RSS iconTwitter iconFacebook icon

The Trek BBS title image

The Trek BBS statistics

Threads: 141,498
Posts: 5,511,095
Members: 25,134
Currently online: 467
Newest member: Taelon

TrekToday headlines

Trek Paper Clips
By: T'Bonz on Dec 24

Sargent Passes
By: T'Bonz on Dec 23

QMx Trek Insignia Badges
By: T'Bonz on Dec 23

And The New Director Of Star Trek 3 Is…
By: T'Bonz on Dec 23

TV Alert: Pine On Tonight Show
By: T'Bonz on Dec 22

Retro Review: The Emperor’s New Cloak
By: Michelle on Dec 20

Star Trek Opera
By: T'Bonz on Dec 19

New Abrams Project
By: T'Bonz on Dec 18

IDW Publishing March 2015 Comics
By: T'Bonz on Dec 17

Paramount Star Trek 3 Expectations
By: T'Bonz on Dec 17


Welcome! The Trek BBS is the number one place to chat about Star Trek with like-minded fans. Please login to see our full range of forums as well as the ability to send and receive private messages, track your favourite topics and of course join in the discussions.

If you are a new visitor, join us for free. If you are an existing member please login below. Note: for members who joined under our old messageboard system, please login with your display name not your login name.


Go Back   The Trek BBS > Star Trek Movies > Star Trek Movies I-X

Star Trek Movies I-X Discuss the first ten big screen outings in this forum!

Reply
 
Thread Tools
Old November 10 2012, 12:01 PM   #16
Timo
Admiral
 
Re: The Genesis Sunrise

The "at least one more" idea doesn't explain where the original Regula star would go: all the Genesis action is within spitting distance of Regula the star and Regula the rock, so the Genesis planet ought to have two stars on its sky if another one somehow was created, or emerged when the nebula was dispersed.

The simplest assumption is that we're seeing one and the same star all the time. And quite possibly the Genesis planet is also the Regula rock, simply transformed by Genesis exactly as the designers intended. Not only is the distance right, but the nearby horizon suggests the size is the same as well.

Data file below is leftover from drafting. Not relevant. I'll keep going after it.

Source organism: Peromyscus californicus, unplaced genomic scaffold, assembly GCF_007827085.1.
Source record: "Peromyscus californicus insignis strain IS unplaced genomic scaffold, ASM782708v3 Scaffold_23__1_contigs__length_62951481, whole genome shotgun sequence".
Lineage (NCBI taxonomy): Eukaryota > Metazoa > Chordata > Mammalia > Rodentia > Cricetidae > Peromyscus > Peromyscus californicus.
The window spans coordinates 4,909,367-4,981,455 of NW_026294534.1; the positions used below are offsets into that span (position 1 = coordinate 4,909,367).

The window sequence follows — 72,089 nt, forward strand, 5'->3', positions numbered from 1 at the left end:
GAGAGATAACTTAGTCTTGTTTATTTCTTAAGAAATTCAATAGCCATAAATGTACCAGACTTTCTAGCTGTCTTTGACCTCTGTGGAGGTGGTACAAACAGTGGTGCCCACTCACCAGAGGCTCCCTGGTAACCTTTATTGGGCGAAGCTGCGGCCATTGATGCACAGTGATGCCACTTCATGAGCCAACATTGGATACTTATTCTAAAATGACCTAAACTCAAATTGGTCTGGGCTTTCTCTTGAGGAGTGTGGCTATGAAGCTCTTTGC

Timo Saloniemi
Timo is offline   Reply With Quote
Old November 10 2012, 09:08 PM   #17
R. Star
Rear Admiral
 
R. Star's Avatar
 
Location: Shangri-La
Re: The Genesis Sunrise

SonicRanger wrote: View Post
Nebulae are usually star-forming areas. The nebula easily could have had at least one star.

Or it was really a protoplanetary nebula around a sun.
I had always just figured the Genesis thing accelerated the nebula star creating process and popped out a star. Why not? The rest of it's pretty much technobabble magic too.
__________________
"I was never a Star Trek fan." J.J. Abrams
R. Star is offline   Reply With Quote
Old November 12 2012, 12:31 PM   #18
Timo
Admiral
 
Re: The Genesis Sunrise

The two big problems with that have been discussed frequently...

1) The Genesis technology wasn't flexible. It was designed to turn a dead planet into a living one, not to turn a nebula into a star, and even its creators could not "cram another byte into it". It must have been struggling already with being detonated so far away from any planets; it would be rather logical to assume that the Genesis planet only emerged when the effect hit the preexisting planet Regula.

2) New stars don't explain what happened to the old one. A crippled starship won't get far enough at low impulse speed to hide the preexisting star from view.

Here's a bonus one:

3) The planet was a failure, and apparently began to spin out of control and perhaps even break apart when we last saw it. The star didn't show signs of corresponding failure, though; could it be a Genesis product in that case? Granted, Spock didn't explode, either...

Timo Saloniemi
Timo is offline   Reply With Quote
Old November 12 2012, 04:43 PM   #19
DonIago
Rear Admiral
 
Location: Burlington, VT, USA
View DonIago's Twitter Profile Send a message via ICQ to DonIago Send a message via AIM to DonIago Send a message via Yahoo to DonIago
Re: The Genesis Sunrise

With respect to #1, how do we know how flexible the Genesis technology was? We know what it was "designed" to do, but any computer programmer will tell you that just because something's designed to behave a certain way doesn't mean that you'll get the expected results. I'll grant your point that they'd apparently hit some sort of limitation, but perhaps they hit that limitation precisely because they were trying to keep Genesis adaptable.

With regards to point #3, as there've been at least two theories for why the Genesis planet failed (protomatter, the target being a nebula rather than an existing planet), and, as you pointed out, Spock continued to survive, perhaps the failure point would impact a planet but not a star.
__________________
--DonIago
It was the best of Trek, it was the worst of Trek...
"If I lean over, I leave myself open to wedgies, wet willies, or even the dreaded Rear Admiral!"
DonIago is offline   Reply With Quote
Reply

Bookmarks

Thread Tools

Posting Rules
You may not post new threads
You may not post replies
You may not post attachments
You may not edit your posts

BB code is On
Smilies are On
[IMG] code is On
HTML code is Off

Forum Jump



All times are GMT +1. The time now is 01:14 AM.

Powered by vBulletin® Version 3.8.6
Copyright ©2000 - 2014, Jelsoft Enterprises Ltd.
FireFox 2+ or Internet Explorer 7+ highly recommended.